Takashima Shūhan

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In this Japanese name, the family name is "Takashima".
Takashima Shūhan
高島秋帆
Left image: Painting of Takashima Shūhan.
Right image: Photograph of Takashima Shūhan.

Takashima Shūhan (高島秋帆?, 1798–1866) was a Japanese samurai and military engineer.[1] He is significant in having started to import flintlock guns from the Netherlands at the end of Japan's period of Seclusion, during the Late Tokugawa Shogunate.[2] Throughout his life Takashima Shūhan was one of those early Japanese reformists who argued for the modernization of Japan in order to better resist the West. His experience was close to that of Sakuma Shōzan, who was also attacked for adopting Western ideas.[2]

Study of Western firearms[edit]

Demonstration of Western firearms by Takashima Shūhan in 1841.

As a child of 10, Takashima Shūhan, the son of Nagasaki officials, was shocked by the violent demands made by the British frigate Phaeton in 1808.[2] Takashima started to study Western guns and, after the 1825 Edict to expel foreigners at all cost ("Don't think twice" policy, 異国船無二念打払令), managed to obtain some weapons through the Dutch at Dejima, such as field guns, mortars and firearms.[2] The guns were known in Japan as Geweer (gun in Dutch) from the 1840s.[2]

Various domains sent students to learn from Takashima in Nagasaki. They came from Satsuma Domain, after the intrusion of an American warship in 1837 in Kagoshima Bay, and from Saga Domain and Chōshū Domain, both southern domains exposed to Western intrusions.[3] These domains also studied the manufacture of Western weapons, and by 1852 Satsuma and Saga had reverbatory furnaces to produce the iron necessary for firearms.[3]

Contacts with the Shogunate[edit]

In 1840, Takashima was made a toshiyori, or Senior Administrator, for the city of Nagasaki.[4] From 1840, following the outbreak of the Opium War in China, Takashima appealed to the Shogunate to reinforce Japan's military capabilities.[5] The war in China had made clear that traditional ways were not sufficient to keep the Westerners at bay, and that radical modernization was needed to be able to resist.[6]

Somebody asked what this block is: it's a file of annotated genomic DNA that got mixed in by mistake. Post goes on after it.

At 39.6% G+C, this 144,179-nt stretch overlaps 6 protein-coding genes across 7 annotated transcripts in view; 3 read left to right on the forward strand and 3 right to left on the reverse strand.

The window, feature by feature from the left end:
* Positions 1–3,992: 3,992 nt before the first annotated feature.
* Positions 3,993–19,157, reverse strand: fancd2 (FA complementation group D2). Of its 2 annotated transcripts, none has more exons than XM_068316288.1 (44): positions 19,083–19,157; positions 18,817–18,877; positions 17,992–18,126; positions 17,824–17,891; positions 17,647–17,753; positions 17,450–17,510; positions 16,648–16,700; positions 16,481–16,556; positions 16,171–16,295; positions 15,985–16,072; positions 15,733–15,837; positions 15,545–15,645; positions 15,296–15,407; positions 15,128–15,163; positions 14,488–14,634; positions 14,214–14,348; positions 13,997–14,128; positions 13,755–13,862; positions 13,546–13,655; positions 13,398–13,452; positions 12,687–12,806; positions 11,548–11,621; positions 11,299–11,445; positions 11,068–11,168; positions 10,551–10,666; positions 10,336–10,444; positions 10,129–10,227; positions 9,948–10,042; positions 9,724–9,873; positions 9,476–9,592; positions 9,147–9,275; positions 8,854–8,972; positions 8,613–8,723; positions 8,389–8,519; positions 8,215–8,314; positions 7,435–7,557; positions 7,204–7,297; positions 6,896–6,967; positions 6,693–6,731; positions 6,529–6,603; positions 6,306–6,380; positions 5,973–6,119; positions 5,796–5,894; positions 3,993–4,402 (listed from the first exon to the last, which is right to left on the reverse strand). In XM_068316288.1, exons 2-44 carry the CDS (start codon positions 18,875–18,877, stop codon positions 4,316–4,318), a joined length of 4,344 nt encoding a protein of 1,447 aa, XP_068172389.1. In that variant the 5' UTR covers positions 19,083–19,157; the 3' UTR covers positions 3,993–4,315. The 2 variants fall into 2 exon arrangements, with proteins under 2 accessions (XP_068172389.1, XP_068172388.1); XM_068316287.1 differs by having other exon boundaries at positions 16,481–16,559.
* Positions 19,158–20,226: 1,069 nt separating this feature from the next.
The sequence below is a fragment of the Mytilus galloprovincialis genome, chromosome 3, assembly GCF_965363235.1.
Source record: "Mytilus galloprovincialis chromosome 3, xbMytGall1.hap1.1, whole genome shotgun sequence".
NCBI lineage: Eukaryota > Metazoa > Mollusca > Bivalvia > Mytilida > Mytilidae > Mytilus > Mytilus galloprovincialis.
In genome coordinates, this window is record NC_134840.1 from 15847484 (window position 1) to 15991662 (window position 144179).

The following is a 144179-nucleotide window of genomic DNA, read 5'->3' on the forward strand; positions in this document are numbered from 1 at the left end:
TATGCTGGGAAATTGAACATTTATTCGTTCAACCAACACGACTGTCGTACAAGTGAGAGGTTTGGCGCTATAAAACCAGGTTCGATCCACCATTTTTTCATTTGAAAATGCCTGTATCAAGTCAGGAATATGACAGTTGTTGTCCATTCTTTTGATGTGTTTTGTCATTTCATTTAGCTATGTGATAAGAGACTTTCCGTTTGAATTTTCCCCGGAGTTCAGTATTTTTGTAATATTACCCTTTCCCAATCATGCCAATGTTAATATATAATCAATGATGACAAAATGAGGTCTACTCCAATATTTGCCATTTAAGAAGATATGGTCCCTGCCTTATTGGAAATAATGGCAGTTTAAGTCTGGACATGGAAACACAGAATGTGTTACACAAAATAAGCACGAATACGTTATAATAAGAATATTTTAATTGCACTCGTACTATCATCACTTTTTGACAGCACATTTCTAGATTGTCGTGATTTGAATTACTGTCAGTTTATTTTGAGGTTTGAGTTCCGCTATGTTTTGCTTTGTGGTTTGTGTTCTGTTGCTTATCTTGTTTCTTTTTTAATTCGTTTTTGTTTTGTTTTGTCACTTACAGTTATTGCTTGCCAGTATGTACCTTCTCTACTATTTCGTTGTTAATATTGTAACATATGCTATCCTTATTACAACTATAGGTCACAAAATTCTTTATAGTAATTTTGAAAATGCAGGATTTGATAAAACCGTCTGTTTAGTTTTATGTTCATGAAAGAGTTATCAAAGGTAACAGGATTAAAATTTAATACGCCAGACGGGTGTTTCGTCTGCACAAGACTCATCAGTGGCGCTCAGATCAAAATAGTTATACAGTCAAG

Takashima Shūhan established two companies of infantry equipped with guns, as well as one artillery battery, making him Japan's first modern student of Western arms.[2] In 1841, Takashima Shūhan caught the attention of Bakufu official Egawa Tarōzaemon. Takashima made a demonstration with 125 men, using Dutch Rangaku texbooks and Dutch commands for drilling.[2] He demonstrated the use of four cannons and 50 Western guns.[5]

In 1843, Takashima was vindicated, as the Bakufu authorized the usage of Western guns for defenses.[4]

House arrest and rehabilitation[edit]

Monument to Takashima Shūhan in Shūgetsuin (松月院) Temple, Akatsuka (赤塚), Itabashi, Tokyo, decorated with a cannon and flaming cannonballs. Ceremony held in 1922.

Takashima Shūhan established a school, but was heavily criticized by many, and ended up under house arrest from 1846 to 1853 under charges of subversion and treason.[7] He returned to favour with the arrival of Commodore Perry in 1853,[7] after which he became a military instructor for Bakufu forces in 1856.[3]

In 1862, Takashima Shūhan recommended that Japan equip itself with 200 warships in order to repel the foreign naval threat. This led the Shogunate to authorize each domain to manufacture or purchase their own ships in order to reinforce Japan's naval capabilities.[8]

See also[edit]

Notes[edit]

  1. ^ Nussbaum, Louis-Frédéric. (2005). "Takashima Shūhan" in Japan Encyclopedia, p. 936, p. 936, at Google Books
  2. ^ a b c d e f g Jansen, Marius. (2000). The making of modern Japan, p. 287., p. 287, at Google Books
  3. ^ a b c Kornicki, Peter. (1998). Meiji Japan: Political, Economic and Social History 1868-1912, p. 246., p. 246, at Google Books
  4. ^ a b Cullen, Louis M. (2003). A History of Japan 1582-1941: Internal and External Worlds, p. 160., p. 160, at Google Books
  5. ^ a b Enb utsu, Sumiko. "Bloomin' good fortune in winter," The Japan Times, February 7, 2002; retrieved 2011-07-05
  6. ^ Burt, Peter. (2001). The music of Tōru Takemitsu, p. 5., p. 5, at Google Books
  7. ^ a b Jansen, p. 288., p. 288, at Google Books
  8. ^ The collapse of the Tokugawa bakufu, 1862-1868 Conrad D. Totman p.24 [1]

References[edit]